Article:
Vapers in New York and New Jersey may be facing serious challenges to their ability to buy the vapor products they want, if they don’t tell their elected officials that vaping is important to them. Both states are considering legislation that would have devastating effects on vaping businesses.
In New York, state Sen. Kemp Hannon has again introduced a ban on flavored e-liquid. Hannon has offered this legislation before, but the current anti-vaping atmosphere might be enough to allow the bill to gain support in the legislature.
“Even though Senator Hannon has introduced some form of flavor ban legislation in several previous sessions with no success, the current moral panic and hysteria surrounding flavored vapor products makes this year’s attempt even more concerning,” says the CASAA call to action.
The Senate Health Committee will discuss the bill (S 8610) in a closed meeting today at noon. Even if you can’t send a message (using the link below) to committee members in time for the meeting, send one anyway. They need to hear that their constituents oppose silly, shortsighted legislation of vaping products that help millions of ex-smokers.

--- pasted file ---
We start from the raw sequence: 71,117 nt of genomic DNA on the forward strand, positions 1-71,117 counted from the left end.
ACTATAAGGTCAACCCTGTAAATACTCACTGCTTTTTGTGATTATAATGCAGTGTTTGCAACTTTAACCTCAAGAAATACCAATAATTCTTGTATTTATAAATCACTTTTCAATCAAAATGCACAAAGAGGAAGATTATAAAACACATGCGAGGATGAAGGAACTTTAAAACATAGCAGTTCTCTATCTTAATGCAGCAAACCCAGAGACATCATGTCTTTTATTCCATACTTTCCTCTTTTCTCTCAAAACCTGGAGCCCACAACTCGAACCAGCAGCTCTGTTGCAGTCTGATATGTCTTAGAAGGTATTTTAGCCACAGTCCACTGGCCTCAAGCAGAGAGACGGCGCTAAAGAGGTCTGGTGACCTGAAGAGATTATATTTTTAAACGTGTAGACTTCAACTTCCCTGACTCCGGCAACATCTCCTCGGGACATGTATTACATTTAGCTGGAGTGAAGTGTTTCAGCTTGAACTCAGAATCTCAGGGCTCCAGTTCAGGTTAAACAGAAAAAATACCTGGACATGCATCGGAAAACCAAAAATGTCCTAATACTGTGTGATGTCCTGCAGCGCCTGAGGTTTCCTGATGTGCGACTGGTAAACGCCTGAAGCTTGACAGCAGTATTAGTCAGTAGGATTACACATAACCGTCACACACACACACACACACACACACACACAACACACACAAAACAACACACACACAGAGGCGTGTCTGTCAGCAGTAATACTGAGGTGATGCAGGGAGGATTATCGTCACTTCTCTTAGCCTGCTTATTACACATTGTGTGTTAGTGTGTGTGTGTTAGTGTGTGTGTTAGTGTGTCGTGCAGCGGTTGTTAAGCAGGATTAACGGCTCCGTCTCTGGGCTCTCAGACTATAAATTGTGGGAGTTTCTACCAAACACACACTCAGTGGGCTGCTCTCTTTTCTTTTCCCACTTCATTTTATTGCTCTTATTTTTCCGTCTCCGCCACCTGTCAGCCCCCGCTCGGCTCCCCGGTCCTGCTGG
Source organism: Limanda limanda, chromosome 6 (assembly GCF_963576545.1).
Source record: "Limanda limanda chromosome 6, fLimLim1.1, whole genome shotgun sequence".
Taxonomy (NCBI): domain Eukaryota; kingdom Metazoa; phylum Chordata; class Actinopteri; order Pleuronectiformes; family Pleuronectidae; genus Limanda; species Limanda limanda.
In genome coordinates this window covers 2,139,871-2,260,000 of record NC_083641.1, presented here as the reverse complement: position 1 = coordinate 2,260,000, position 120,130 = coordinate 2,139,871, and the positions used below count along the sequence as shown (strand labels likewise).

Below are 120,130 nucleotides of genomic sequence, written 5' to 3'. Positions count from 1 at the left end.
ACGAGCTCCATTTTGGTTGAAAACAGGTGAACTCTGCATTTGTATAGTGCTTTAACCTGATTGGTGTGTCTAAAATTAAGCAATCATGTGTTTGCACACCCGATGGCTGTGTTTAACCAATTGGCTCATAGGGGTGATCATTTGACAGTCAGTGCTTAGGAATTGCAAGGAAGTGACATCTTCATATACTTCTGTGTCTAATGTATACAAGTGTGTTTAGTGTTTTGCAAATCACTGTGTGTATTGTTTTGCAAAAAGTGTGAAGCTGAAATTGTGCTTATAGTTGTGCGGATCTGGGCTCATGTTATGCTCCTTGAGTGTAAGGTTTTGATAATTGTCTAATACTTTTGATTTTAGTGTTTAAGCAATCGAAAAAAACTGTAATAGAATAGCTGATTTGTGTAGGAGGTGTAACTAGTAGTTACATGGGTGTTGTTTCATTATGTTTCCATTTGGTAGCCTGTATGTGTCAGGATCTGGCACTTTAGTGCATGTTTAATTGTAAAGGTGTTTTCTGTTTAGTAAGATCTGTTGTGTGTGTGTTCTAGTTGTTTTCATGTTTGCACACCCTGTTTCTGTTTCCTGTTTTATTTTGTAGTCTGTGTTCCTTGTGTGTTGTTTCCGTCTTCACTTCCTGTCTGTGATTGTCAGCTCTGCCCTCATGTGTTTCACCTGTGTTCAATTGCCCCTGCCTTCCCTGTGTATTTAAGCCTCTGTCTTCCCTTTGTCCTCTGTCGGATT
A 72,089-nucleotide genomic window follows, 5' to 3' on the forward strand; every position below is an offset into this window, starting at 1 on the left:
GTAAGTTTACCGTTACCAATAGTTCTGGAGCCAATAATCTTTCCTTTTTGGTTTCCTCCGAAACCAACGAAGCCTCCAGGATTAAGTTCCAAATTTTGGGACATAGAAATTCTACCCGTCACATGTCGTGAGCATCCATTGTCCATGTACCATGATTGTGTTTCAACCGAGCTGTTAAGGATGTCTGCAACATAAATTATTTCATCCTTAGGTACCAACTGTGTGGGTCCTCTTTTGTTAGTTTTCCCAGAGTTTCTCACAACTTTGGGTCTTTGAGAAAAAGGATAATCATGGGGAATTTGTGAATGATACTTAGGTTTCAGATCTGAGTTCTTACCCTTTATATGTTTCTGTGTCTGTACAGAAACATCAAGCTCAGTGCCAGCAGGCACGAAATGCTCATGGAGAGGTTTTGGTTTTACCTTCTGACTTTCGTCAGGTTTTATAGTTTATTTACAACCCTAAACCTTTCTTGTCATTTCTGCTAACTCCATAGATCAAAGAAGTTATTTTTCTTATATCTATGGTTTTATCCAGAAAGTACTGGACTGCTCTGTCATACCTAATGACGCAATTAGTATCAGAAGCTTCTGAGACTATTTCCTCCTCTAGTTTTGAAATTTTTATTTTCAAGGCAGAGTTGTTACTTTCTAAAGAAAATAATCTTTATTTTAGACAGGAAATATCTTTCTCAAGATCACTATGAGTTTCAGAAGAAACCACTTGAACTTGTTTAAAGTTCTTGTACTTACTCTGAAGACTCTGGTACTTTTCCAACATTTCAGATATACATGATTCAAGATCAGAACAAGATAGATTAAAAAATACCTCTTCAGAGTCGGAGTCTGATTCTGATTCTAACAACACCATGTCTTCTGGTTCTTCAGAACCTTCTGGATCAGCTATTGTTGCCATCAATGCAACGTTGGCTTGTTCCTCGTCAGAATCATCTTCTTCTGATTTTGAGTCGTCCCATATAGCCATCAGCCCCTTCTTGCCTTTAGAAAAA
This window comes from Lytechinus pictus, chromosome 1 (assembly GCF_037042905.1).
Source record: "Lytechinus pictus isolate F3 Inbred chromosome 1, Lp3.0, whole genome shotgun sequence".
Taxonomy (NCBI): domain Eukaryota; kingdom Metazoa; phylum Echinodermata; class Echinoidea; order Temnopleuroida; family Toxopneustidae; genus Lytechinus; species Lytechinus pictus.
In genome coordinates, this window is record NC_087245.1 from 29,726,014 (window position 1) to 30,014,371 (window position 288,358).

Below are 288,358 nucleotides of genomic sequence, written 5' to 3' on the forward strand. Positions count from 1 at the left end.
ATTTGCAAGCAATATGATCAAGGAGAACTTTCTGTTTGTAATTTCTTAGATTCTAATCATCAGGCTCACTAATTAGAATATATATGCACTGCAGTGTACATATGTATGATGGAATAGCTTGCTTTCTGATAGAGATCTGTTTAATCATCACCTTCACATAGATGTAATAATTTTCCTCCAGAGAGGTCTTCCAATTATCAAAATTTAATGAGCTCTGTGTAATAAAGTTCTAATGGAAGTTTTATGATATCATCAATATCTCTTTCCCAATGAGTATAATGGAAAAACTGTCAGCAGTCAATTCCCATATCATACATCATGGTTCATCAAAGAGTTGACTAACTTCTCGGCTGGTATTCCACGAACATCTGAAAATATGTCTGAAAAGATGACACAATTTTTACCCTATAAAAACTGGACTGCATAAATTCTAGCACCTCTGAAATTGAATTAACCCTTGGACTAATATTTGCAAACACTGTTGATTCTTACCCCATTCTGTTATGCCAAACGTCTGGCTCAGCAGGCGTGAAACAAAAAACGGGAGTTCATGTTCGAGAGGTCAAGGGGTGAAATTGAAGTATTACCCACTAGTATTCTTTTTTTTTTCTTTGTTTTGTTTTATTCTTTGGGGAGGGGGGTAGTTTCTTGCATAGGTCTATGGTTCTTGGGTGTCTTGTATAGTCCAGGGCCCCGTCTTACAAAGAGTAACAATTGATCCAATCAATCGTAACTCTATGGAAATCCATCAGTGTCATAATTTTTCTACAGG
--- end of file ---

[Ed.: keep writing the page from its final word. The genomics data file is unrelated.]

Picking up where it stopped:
Meanwhile, in New Jersey the new governor, Democrat Phil Murphy, has included a whopping 75 percent wholesale tax on vapor products in his proposed budget. That would actually tax vapes at a higher rate than the proposed 68 percent tax on other tobacco products.
There is still discussion going on within the administration about a final number, but the original proposal would wipe out vape shops and e-liquid manufacturers in the state.
“There is discussion that has been ongoing making sure our tax rates are competitive with Pennsylvania,” deputy treasurer Catherine Brennan told NJ.com. “We want to make sure our rates are competitive, so we haven’t finalized what that legislation is going to look like.”
Pennsylvania passed a 40 percent wholesale tax on vaping products in 2016. Since then, more than 100 small businesses have closed. New Jersey has more than 300 vaping businesses, SFATA executive director Mark Anton told NJ.com. A 75 percent tax (or, for that matter, a 40 percent tax) would deal a crushing blow to those vape shops.
The New Jersey legislature’s budget committees are still discussing details, and all New Jersey vapers should use the CASAA call to action page to send messages to committee members.